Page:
One of the questions that vegans are often asked is “can you eat honey”? And it’s certainly a question that has sparked a lot of debate. In this article, we look at the issue from both sides, to finally give an answer to the question is honey vegan. But first, let’s take a look at the fascinating story of how honey is produced.
How is honey made?
There are over 20,000 species of bee worldwide but only eight of those species are honey bees. Two of those species, the western honey bee, and the eastern honey bee, have been domesticated to produce honey for humans. Honey bees live in large groups called colonies and built big nests out of wax.
For food, bees gather nectar, a sugary liquid, from plants that are flowering. To provide sustenance during the long winter months when flowering plants are scarce, some of the nectar is transformed into honey. To do this, bees put nectar in their extra stomach (called a “crop”), where it mixes with enzymes that change its chemical form and make it suitable to be stored through the winter.
The process has not finished there though. To transform the nectar in the crop into honey requires it to be passed from bee to bee by repeated regurgitations. In other words, the bees take it in turns to vomit up the nectar and pass it on to each other.
Even when the nectar is deposited by the last bee into the honeycomb, a long process of “farming” is required to remove excess water and create honey. Finally, the bee seals the honeycomb with some liquid, which eventually hardens into wax (which, incidentally, is why vegans also avoid products, such as candles, made from beeswax).
Bees have been producing honey for over 200 million years, well before our modern human species evolved. Evidence of human consumption of honey goes back long into our past as hunter-gatherers, and it remains a popular food amongst virtually all remaining hunter-gatherer tribes in warm climates.
As a form of food, honey is used in baking, cooking, making desserts, as a sweetener in drinks, and as a spread on bread. It is also used to make mead, an ancient alcoholic drink that is made by fermenting honey with yeast.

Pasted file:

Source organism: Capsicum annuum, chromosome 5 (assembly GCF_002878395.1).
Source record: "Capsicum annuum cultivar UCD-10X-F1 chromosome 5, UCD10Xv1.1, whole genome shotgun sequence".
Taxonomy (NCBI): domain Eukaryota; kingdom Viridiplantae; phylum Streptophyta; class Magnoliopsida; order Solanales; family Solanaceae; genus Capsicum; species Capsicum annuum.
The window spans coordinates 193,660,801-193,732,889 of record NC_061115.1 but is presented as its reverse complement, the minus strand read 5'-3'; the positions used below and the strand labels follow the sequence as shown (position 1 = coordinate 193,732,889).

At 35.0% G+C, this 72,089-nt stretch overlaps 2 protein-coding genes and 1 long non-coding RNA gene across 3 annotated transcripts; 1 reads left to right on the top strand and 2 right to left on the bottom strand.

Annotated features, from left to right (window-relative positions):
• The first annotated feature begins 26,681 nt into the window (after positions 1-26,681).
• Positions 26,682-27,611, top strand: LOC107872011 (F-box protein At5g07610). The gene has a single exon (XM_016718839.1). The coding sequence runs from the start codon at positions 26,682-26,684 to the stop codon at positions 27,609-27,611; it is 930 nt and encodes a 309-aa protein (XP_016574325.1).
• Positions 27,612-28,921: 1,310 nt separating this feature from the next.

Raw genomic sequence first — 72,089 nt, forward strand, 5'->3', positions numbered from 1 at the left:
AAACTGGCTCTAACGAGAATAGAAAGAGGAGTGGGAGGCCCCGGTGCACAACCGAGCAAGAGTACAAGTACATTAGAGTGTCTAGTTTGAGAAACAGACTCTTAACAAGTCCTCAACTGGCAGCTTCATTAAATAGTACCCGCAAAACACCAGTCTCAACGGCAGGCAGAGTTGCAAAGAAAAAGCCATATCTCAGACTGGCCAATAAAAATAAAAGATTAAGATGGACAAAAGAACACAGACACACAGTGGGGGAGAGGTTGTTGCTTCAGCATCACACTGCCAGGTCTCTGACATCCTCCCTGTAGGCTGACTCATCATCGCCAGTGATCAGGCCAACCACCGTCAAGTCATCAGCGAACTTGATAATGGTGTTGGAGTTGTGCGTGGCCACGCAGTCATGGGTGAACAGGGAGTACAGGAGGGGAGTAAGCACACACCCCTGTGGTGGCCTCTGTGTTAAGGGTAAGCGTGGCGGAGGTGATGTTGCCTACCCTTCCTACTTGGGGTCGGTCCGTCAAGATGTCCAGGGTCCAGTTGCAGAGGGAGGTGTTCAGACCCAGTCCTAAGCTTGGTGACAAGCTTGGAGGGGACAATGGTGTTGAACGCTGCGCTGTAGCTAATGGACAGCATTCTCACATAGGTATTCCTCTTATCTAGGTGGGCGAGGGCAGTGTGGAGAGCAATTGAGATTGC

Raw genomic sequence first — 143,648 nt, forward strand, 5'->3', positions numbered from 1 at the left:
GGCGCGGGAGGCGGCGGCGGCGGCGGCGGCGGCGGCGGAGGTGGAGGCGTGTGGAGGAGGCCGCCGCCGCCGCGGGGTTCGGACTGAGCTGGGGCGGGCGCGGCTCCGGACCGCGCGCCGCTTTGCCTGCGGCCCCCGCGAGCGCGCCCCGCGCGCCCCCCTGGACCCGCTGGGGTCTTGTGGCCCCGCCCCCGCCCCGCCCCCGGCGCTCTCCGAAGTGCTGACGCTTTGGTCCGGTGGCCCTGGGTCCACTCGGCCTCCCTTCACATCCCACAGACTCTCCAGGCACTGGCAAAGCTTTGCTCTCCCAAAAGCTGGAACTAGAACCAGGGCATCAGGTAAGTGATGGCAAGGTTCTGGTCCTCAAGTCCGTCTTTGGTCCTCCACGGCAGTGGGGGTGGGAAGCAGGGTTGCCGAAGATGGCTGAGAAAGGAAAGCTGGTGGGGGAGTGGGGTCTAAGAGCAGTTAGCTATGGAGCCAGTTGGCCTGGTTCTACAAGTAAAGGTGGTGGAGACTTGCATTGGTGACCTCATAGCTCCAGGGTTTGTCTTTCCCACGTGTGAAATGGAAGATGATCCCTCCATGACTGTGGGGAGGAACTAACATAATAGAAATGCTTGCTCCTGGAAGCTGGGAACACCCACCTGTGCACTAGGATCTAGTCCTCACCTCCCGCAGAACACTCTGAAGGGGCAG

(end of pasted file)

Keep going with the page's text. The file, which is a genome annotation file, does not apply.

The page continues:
Humans are not the only animals that seek to take advantage of the bees’ honey-producing efforts. Honey bears and badgers have also been known to risk the stings to get their hands on the sweet, sticky substance.
However, perhaps honey doesn’t sound so appetizing after having heard exactly how it’s produced? But what is certain is that the process shows how valuable honey is to bees, and why most vegans believe it is not appropriate to take it.
So, why is honey not vegan?
For most vegans, the answer to the question of whether they can eat honey is a simple “no”. To understand why we need to look at the definition of veganism as given by the Vegan Society UK (the oldest vegan group in the world):
“Veganism is a philosophy and way of living which seeks to exclude—as far as is possible and practicable—all forms of exploitation of, and cruelty to, animals for food, clothing or any other purpose.”
So, how does this relate to honey? Well, as described above, honey is made by an animal (the honey bee) to provide food for itself. Therefore, most vegans see taking honey from the bees as a form of animal exploitation and, therefore, not vegan.
On the question of honey specifically, the Vegan Society says:
“Honey is made by bees for bees, and their health can be sacrificed when it is harvested by humans. Importantly, harvesting honey does not correlate with The Vegan Society’s definition of veganism, which seeks to exclude not just cruelty, but exploitation.”
Why do some people claim that honey is vegan?
Various arguments have been put forward by people who are vegan but want to keep on eating honey. The most basic one seems to be that insects, such as honey bees, are not covered by the definition of veganism that forbids animal exploitation. Sure, insects may not be as complex creatures as some of the large mammals that veganism seeks to protect, but they are certainly still animals by any definition, so that argument seems rather weak.
A more interesting argument is the claim that bees produce more honey than they need. According to the British Beekeepers Association, “strong colonies” can make 2-3 times more honey than they require. However, it is very difficult to determine whether a particular colony is producing more than it needs, and the same association recommends that beekeepers should supplement their colonies’ diet with syrup to make up for the honey that they have removed.
Most vegans would think it wrong to deprive an animal of its own natural food that it has made and replace it with an inferior substitute. Giving bees honey substitutes deprives them of the nutrients they need and may weaken their immune systems.